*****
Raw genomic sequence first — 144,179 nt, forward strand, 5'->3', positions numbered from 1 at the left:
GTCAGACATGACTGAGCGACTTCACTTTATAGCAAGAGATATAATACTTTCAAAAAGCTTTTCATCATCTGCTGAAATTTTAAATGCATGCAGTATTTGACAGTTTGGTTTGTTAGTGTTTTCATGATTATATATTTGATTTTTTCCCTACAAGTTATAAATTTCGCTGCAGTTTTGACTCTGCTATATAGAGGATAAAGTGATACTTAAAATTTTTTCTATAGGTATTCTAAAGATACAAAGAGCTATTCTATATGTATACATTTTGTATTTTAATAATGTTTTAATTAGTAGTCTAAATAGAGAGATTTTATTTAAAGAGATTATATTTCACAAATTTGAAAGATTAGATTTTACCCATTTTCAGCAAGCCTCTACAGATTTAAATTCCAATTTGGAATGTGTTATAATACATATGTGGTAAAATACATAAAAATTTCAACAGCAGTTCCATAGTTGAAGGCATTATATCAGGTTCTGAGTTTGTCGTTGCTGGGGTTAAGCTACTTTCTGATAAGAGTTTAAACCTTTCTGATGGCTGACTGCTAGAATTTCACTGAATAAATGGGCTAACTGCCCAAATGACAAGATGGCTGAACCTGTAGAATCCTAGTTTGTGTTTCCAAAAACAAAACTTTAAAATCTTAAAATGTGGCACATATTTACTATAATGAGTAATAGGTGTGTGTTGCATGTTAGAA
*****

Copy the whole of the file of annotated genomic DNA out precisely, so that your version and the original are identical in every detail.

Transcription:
Raw genomic sequence first — 144,179 nt, forward strand, 5'->3', positions numbered from 1 at the left:
GTCAGACATGACTGAGCGACTTCACTTTATAGCAAGAGATATAATACTTTCAAAAAGCTTTTCATCATCTGCTGAAATTTTAAATGCATGCAGTATTTGACAGTTTGGTTTGTTAGTGTTTTCATGATTATATATTTGATTTTTTCCCTACAAGTTATAAATTTCGCTGCAGTTTTGACTCTGCTATATAGAGGATAAAGTGATACTTAAAATTTTTTCTATAGGTATTCTAAAGATACAAAGAGCTATTCTATATGTATACATTTTGTATTTTAATAATGTTTTAATTAGTAGTCTAAATAGAGAGATTTTATTTAAAGAGATTATATTTCACAAATTTGAAAGATTAGATTTTACCCATTTTCAGCAAGCCTCTACAGATTTAAATTCCAATTTGGAATGTGTTATAATACATATGTGGTAAAATACATAAAAATTTCAACAGCAGTTCCATAGTTGAAGGCATTATATCAGGTTCTGAGTTTGTCGTTGCTGGGGTTAAGCTACTTTCTGATAAGAGTTTAAACCTTTCTGATGGCTGACTGCTAGAATTTCACTGAATAAATGGGCTAACTGCCCAAATGACAAGATGGCTGAACCTGTAGAATCCTAGTTTGTGTTTCCAAAAACAAAACTTTAAAATCTTAAAATGTGGCACATATTTACTATAATGAGTAATAGGTGTGTGTTGCATGTTAGAA